The purpose of these Excursions is to explore the fascinating and complex history of libertarian ideas. Over four decades of reading, writing, and lecturing on the history of libertarianism have taught Smith an important lesson, namely, that the theories of some early libertarian thinkers were sometimes better and more sophisticated than the theories we take for granted today.
Smith discusses why Ayn Rand believed that altruism is incompatible with benevolence and charitable actions.
Smith discusses Ayn Rand’s notion of self-sacrifice and the crucial role that duty played in her theory of altruism.
Smith explores Ayn Rand’s contention that altruism plays an indispensable role in the justification of political collectivism.
Smith discusses one of Rand’s major objections to both altruism and the traditional concept of egoism.
Smith begins his series on Ayn Rand’s critique of altruism with a discussion of the ideas of Auguste Comte, the man who coined the word “altruism.”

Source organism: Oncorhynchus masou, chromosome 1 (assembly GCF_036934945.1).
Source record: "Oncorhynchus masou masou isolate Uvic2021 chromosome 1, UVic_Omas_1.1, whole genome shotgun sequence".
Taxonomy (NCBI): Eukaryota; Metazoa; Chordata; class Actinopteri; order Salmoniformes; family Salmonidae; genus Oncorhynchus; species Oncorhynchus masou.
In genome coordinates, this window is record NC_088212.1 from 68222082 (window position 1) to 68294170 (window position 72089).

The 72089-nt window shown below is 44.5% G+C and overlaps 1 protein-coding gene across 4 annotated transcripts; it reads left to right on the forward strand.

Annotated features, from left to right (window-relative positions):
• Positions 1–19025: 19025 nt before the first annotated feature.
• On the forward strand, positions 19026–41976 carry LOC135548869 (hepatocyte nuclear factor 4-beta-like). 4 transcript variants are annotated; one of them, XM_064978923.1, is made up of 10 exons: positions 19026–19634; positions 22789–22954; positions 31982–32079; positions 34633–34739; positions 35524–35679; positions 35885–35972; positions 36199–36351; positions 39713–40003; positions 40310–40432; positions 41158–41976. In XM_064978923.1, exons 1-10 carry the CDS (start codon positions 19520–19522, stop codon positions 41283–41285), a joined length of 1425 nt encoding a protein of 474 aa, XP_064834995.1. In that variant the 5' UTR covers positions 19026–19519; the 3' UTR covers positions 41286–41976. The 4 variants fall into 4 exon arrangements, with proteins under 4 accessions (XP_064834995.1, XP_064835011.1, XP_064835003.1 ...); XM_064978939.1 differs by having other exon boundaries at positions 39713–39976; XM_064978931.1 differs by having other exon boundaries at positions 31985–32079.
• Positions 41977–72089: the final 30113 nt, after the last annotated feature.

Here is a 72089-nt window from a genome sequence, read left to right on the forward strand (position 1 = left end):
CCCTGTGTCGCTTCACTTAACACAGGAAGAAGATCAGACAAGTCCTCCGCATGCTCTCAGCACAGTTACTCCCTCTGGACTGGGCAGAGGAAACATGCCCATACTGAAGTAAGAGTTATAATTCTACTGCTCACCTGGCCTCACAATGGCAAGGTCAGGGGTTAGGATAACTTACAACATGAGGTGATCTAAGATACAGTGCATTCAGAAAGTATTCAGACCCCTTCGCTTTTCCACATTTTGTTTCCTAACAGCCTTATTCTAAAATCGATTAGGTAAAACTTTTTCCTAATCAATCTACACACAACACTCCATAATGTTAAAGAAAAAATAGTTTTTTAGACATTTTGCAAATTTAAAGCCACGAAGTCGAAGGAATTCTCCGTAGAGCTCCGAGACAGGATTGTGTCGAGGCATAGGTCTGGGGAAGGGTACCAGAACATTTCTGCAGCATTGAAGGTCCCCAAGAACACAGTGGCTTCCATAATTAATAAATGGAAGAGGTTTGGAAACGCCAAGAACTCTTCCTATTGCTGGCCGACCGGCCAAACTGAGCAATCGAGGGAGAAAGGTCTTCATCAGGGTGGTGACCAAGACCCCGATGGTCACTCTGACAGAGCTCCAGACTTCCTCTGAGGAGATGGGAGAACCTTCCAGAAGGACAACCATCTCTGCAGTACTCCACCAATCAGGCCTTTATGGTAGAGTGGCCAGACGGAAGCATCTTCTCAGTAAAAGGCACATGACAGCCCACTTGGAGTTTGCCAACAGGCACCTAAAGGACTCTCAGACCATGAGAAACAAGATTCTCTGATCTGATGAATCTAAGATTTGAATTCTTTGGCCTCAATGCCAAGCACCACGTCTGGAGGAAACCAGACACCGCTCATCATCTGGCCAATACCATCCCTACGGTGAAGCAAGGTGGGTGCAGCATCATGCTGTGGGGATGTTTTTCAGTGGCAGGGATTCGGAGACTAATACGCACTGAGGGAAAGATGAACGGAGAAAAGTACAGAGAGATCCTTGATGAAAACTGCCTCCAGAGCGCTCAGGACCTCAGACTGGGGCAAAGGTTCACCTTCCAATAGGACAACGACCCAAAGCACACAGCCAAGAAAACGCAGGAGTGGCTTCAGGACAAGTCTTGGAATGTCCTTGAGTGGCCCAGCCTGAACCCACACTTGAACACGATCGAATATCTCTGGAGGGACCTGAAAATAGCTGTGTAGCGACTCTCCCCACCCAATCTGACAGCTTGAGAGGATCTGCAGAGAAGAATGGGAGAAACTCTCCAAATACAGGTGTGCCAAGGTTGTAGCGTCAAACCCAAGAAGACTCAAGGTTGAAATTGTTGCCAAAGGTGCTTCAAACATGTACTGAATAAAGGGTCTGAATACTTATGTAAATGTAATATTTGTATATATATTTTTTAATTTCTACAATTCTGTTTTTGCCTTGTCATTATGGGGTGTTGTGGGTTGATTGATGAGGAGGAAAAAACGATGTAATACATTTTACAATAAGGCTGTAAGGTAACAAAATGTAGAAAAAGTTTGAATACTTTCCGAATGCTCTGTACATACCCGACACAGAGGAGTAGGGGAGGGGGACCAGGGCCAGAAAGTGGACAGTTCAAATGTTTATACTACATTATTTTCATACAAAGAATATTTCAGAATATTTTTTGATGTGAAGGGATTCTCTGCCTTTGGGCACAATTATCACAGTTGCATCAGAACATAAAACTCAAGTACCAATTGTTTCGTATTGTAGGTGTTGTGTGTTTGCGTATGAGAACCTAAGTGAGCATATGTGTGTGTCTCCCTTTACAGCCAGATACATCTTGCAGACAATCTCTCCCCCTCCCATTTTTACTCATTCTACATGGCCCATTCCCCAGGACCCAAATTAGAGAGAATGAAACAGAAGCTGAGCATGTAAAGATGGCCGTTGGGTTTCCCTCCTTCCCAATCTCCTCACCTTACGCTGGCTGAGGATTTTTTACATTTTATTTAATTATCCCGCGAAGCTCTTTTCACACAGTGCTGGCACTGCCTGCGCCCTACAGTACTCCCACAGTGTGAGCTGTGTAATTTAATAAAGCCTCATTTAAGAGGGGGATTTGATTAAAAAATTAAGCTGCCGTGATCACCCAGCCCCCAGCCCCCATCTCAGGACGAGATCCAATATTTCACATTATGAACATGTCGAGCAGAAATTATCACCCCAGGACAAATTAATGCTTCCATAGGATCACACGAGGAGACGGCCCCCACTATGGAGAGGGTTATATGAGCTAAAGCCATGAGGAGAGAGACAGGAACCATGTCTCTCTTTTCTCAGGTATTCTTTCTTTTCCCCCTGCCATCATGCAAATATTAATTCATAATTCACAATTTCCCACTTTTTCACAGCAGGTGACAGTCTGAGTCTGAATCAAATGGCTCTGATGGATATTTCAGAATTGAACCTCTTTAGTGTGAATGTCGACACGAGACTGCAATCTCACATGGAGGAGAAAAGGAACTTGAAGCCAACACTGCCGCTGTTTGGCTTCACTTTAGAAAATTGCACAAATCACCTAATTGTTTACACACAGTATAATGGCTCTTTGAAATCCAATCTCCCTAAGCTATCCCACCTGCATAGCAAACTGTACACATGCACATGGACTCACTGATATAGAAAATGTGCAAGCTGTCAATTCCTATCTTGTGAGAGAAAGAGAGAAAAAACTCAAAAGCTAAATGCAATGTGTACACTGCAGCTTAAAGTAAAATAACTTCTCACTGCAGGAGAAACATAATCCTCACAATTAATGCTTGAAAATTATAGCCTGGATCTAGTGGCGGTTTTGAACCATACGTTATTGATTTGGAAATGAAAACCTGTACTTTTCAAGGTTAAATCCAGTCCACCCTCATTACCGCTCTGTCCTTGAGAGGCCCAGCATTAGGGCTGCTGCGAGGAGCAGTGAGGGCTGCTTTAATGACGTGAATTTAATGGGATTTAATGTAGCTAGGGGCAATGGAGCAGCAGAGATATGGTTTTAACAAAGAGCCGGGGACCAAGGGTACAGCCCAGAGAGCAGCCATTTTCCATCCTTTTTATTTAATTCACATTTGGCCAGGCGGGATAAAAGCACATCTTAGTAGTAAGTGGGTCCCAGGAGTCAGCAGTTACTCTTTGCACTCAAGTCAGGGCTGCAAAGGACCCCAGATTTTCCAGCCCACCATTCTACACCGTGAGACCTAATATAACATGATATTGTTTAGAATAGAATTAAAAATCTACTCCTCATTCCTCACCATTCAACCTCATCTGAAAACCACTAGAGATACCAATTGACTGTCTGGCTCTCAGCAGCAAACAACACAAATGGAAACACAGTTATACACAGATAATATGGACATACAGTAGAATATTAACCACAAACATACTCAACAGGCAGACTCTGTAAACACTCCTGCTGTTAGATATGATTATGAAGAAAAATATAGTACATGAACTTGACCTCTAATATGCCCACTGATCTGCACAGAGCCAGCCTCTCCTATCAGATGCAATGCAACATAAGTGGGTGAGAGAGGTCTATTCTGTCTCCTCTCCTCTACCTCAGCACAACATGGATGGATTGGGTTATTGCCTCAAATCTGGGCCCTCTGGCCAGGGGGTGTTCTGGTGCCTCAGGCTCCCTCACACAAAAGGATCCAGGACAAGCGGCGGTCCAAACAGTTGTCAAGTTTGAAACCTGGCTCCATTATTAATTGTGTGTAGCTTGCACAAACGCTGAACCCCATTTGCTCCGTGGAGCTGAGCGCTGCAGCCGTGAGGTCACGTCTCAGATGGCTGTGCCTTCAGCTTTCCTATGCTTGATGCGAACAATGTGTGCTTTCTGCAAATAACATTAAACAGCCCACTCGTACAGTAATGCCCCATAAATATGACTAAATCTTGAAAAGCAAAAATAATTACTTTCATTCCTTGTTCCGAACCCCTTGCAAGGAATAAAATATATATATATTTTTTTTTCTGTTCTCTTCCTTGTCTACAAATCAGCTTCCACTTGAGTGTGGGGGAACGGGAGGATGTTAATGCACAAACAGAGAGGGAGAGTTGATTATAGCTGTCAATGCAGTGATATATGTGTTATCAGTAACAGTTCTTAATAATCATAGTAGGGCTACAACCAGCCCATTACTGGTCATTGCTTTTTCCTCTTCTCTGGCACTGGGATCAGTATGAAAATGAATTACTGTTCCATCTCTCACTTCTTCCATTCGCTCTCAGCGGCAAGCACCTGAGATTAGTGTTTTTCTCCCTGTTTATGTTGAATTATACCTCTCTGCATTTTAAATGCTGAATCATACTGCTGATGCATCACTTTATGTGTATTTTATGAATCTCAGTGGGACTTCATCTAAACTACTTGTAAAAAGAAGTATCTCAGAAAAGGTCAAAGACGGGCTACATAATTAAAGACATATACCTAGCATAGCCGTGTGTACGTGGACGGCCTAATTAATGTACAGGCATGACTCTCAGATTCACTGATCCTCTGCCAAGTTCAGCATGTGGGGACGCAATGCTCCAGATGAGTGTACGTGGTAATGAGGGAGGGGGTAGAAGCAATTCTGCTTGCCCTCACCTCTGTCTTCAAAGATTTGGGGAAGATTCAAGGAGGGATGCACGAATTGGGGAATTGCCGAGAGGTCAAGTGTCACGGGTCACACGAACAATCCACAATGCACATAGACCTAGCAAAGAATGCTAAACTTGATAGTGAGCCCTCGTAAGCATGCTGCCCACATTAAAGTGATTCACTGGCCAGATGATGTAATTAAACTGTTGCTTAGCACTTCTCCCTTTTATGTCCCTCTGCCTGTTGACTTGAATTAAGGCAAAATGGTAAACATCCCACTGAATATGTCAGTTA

George H. Smith concludes the series with a look at Roy Childs’s evolving views on anarchism.
George H. Smith turns to what may be Roy Childs’s most recognized role in the libertarian movement: book reviewer.
George H. Smith tackles several misconceptions about the theory of anarchism—and contrasts it with the condition of anarchy.
Smith discusses the influence of Robert LeFevre on the developing anarchism of Roy A. Childs, Jr.
Smith begins his series on Roy A. Childs, Jr., with the impact Childs’s anarchism had on his own thinking. Excerpted from Anarchism & Justice, published by Libertarianism.org Press.
Smith analyzes two kinds of freedom, pragmatic and moral, and gives examples of how this distinction has been used in the history of libertarian thought.
Smith discusses Spencer’s fear that democracy will destroy freedom in the long run.